Identifying and planning for your KPI may sound like the hardest part, but it is simply an exercise of thought. The reality is that the development and execution of a KPI is usually the hardest aspect of KPI implementation. Developing a solid KPI starts with a careful study of the business goal. From there, you should determine if any customizations are needed to achieve that goal.

To start, you need a clear objective. For example, the company wants to know how many customers are converting from a one-time consumer to a returning consumer. They also want to know how many of those returning conversions have opted for the Premium over Standard offering. This type of KPI is known as a CRR, or Customer Retention Rate. It is a key measurement of sustained growth in the subscription world. Simply put, we want to determine how many customers renewed and if those customers upgraded to Premium. The goal of the CEO is to have a 45% renewal score with 15% opting for the Premium subscription.

Once you have a clear idea of the objective, you need to ensure it follows the SMARTER criteria defined above. Does it meet each of the criteria?

  • Specific: How many customers return after their first year, and did they renew at the Standard or Premium level?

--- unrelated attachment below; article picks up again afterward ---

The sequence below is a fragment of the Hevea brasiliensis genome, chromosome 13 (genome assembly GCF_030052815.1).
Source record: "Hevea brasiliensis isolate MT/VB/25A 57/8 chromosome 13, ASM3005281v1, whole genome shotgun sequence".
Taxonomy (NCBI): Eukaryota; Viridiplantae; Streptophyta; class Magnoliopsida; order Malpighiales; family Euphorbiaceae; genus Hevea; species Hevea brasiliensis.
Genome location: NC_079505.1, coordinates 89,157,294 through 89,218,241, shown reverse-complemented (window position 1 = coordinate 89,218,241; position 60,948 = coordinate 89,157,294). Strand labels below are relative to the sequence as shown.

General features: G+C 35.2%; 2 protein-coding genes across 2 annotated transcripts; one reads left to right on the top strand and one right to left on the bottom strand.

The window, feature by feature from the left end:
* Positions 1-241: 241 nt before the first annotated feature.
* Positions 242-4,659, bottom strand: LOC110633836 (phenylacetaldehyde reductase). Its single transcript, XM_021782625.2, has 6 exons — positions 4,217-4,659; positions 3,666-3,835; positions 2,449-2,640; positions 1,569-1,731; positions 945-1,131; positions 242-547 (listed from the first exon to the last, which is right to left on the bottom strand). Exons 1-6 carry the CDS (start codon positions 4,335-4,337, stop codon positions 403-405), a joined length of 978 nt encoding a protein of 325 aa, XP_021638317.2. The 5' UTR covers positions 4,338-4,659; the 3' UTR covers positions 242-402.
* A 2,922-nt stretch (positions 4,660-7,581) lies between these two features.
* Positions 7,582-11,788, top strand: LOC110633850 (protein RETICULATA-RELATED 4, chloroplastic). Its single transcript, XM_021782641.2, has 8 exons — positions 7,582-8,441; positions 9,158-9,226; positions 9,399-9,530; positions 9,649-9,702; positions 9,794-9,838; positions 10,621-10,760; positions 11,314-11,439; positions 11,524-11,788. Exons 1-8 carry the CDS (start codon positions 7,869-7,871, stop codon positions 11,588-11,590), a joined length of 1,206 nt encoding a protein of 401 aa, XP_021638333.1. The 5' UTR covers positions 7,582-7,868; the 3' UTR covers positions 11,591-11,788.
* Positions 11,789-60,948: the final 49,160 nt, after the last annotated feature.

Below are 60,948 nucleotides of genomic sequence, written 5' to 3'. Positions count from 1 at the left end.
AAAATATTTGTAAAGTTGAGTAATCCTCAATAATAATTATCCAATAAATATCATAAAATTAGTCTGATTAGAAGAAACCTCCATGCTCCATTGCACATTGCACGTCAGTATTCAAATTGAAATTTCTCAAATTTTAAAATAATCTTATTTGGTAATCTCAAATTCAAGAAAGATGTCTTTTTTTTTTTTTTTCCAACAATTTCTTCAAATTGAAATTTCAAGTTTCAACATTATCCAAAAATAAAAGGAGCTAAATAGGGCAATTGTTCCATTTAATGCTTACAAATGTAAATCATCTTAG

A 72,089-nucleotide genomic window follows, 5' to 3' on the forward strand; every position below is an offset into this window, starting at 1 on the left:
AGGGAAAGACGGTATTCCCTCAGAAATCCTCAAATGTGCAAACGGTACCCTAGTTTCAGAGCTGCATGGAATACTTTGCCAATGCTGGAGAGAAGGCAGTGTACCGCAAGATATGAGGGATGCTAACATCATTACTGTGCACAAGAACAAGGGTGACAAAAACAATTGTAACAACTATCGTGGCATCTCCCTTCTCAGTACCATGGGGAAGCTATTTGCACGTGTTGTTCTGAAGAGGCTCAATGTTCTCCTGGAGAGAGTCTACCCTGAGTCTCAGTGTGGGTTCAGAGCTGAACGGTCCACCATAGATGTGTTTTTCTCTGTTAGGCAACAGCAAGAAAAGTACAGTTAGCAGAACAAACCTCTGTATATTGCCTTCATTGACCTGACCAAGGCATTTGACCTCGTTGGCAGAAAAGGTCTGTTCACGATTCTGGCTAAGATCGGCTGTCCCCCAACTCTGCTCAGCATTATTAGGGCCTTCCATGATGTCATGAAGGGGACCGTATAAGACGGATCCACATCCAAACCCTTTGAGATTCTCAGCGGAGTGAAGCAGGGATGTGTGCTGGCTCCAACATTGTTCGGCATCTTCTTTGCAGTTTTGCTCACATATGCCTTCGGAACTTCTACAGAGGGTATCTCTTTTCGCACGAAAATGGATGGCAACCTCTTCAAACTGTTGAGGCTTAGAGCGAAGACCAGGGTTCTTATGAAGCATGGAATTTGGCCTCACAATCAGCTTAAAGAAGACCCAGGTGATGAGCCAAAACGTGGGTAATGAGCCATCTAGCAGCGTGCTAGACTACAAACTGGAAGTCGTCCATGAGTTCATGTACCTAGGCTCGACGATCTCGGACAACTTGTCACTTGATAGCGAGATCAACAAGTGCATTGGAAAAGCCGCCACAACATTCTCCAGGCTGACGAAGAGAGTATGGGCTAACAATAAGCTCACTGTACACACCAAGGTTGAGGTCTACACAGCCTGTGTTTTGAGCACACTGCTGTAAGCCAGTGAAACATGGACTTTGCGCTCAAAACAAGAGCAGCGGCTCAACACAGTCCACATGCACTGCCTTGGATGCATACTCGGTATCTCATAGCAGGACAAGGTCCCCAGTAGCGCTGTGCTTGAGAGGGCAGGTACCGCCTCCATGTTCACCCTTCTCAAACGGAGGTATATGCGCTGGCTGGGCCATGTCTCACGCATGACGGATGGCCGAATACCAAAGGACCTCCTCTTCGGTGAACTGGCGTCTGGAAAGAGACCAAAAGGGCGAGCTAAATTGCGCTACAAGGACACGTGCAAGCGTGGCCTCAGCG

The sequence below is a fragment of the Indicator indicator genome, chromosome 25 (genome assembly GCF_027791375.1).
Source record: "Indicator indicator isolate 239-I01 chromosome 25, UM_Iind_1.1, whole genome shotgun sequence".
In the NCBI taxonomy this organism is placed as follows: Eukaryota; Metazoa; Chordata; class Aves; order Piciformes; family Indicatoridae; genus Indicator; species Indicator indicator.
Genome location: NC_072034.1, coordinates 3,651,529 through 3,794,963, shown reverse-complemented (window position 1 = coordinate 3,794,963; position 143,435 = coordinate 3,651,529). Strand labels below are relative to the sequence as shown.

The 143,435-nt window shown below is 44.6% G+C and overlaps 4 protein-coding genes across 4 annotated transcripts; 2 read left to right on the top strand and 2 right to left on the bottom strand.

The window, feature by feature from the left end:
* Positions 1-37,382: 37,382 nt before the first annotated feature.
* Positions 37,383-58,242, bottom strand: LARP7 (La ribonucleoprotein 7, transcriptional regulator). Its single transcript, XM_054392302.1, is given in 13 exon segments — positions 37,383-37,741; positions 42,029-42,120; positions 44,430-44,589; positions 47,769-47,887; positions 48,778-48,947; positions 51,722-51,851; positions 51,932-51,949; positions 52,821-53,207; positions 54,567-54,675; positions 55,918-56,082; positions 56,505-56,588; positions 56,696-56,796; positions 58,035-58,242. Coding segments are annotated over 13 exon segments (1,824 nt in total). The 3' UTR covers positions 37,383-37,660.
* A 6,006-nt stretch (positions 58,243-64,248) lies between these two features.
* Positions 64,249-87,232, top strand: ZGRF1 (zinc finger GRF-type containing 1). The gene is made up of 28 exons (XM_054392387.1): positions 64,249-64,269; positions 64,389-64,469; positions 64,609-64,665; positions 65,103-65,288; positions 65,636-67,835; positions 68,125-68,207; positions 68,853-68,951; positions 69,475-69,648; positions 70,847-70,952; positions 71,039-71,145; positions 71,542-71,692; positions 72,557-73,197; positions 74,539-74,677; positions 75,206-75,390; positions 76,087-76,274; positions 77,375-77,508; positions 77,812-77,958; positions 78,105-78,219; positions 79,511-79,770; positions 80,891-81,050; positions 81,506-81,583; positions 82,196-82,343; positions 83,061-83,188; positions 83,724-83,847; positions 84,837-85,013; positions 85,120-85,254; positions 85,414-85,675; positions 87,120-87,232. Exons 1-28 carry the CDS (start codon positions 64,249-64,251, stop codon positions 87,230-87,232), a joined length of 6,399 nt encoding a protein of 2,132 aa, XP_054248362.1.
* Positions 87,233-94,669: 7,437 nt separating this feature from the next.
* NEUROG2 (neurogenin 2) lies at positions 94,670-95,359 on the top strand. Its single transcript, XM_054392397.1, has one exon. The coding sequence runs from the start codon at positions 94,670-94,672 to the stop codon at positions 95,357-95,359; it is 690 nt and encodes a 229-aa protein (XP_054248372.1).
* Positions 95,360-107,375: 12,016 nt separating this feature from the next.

• Measurable: We have a number of total customers at the beginning of the defined period defined as X. The number of customers who subscribe during the defined period will be Y. At the end of this period, the number of customers who renewed will be measured as Z. The formula for CCR is ((C – B) / A) * 100.
  • Achievable: Is it possible for the company to renew its customers at a rate of 45%? Can the business upsell 15% of those renewals to the Premium level?
  • Relevant: CRR is a core model for subscription-based businesses, making this model relevant to the growth of the business.
  • Time-Frame: Did the CEO define the time-frame he would like to achieve the goal? Subscription-based companies should know that a 45% renewal rate over 6-12 months is highly ambitious. You should adjust for a longer period to get a more accurate measurement.